Inflation, a changing workforce profile, and a return to the doctor’s office are the latest active ingredients giving employer-sponsored health plan managers recurring headaches. Of course they add up to increased costs for the sponsor. But if these factors cannot be controlled, sponsors can at least plan for and manage these new cost drivers.
This is the advice of experts at Marsh McLennan Agency, a unit of global consulting firm. The firm gathered intelligence from within and outside its domain in an effort to guide plan sponsors through at least six months of cost uncertainties.
The agency cites “deferred use return” as perhaps the most predictable and manageable of factors. Plan members who avoided medical offices and procedures during the pandemic are now coming back seeking care two to three years late. The results are bound to boost claims across all health plans.
The agency said, “As the number of medical visits increases in the remaining months of 2022 and into 2023, we are likely to see an increase in severity for newly diagnosed patients and an increase in complication rates for those with existing chronic conditions.” ” its report.
Two trends that emerged during the pandemic — greater telehealth use and demand for more mental health services — will have different impacts on plan costs. Marsh McLennan says telehealth and related remote medical services are here to stay and its impact on plan costs should be minimal. However, the upfront costs associated with remote care can add up.
“… increase in use [of telehealth] Also comes the need to share patient data with multiple providers. Health care data is highly sensitive and sharing it between providers can be a finicky process. While each situation is unique, in general, a lack of coordination of care can also increase costs,” the report says.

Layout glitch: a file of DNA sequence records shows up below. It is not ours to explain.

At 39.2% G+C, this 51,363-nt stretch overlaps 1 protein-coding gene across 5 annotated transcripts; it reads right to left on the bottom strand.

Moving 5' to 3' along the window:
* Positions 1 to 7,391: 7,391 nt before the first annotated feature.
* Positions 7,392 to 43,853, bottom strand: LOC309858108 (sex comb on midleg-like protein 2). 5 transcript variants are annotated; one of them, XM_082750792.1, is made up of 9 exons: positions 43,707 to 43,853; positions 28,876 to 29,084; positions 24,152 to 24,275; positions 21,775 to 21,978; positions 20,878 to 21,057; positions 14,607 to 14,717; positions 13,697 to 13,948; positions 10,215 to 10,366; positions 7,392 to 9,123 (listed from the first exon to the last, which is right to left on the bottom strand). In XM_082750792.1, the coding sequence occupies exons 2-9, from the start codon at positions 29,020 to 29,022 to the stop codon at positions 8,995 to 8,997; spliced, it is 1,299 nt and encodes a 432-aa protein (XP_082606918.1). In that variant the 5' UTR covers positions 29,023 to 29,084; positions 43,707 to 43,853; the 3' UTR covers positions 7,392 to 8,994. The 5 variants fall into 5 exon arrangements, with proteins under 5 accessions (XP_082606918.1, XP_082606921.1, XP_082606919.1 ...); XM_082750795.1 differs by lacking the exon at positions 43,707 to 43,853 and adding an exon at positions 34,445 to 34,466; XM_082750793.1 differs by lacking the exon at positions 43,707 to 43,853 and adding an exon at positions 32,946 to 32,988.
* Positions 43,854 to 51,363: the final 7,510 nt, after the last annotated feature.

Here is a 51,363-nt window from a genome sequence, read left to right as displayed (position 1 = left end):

Meanwhile, many plans, responding to requests from members, added mental health treatment coverage to benefits packages during the pandemic. Studies show that plan members have in fact taken advantage of such services, and Marsh McLennan says it is unlikely that usage will drop significantly.
Bottom line: Members are going to file more claims after deferring during the pandemic, and sponsors should prepare for a spike.
Inflation can drive up costs over the course of a health plan. Good news: The effect of the central government’s attack on inflation is visible. Bad news: Inflation has already caused cost/price increases that will drive up total health care spending.
Inflation has already driven compensation increases higher than usual as employers battling for top talent quickly responded to early waves of inflation by sweetening pay and benefits packages. Health care systems were among employers already struggling to staff. And while Marsha McLennan says hospitals and other providers are almost back to pre-pandemic employment levels, the staffing came at a cost — one that will hit health plans.
Supply chain constraints and inflation-driven increases in the cost of medical devices must also be shared by plan sponsors. After decades of price stabilization, planning for inflation has become a lost art. But this would be a good time to revive those practices, says Marsh McLennan. If our government cannot control it.
“In general, it is becoming increasingly difficult to suppress growth for all spending. However, it remains to be seen how effective the measures implemented by the government till date will be in containing inflation. The longer the elevated levels persist, the bigger the effect.”
Workforce demographics are bound to change in the coming months as employers and workers respond to inflation and the upswing of the economy. If we enter a true economic recession, employers will be forced to lay off. This will almost certainly trigger a claims spike by those exiting the company. And even the shadow of a recession could cause workers nearing retirement to reconsider sailing off into the sunset.
Perhaps one likely scenario is a mix of layoffs as a first defense against recession, combined with a growing reluctance of older workers to retire. Impact on the Workforce: Worker Profile Age. Impact on health plans: Older workforce generates more claims.
“It is essential that employers take advantage of high-cost claimant management best-practice strategies that combine care optimization, cost-containment, stop- Loses and focuses on employee support.” Marsh McLennan, Director, Actuarial & Underwriting, Employee Health and Benefits Division.
The employer cannot control inflation, or any legislation that may emerge from Congress may further complicate the management of the health plan. But employers can set aside additional funds to offset anticipated claims spikes and increases in overall costs. They can review their benefits package to ensure that it aligns with their workforce profile. And they can continue to encourage plan members to access preventive care that will reduce claims and improve productivity over time.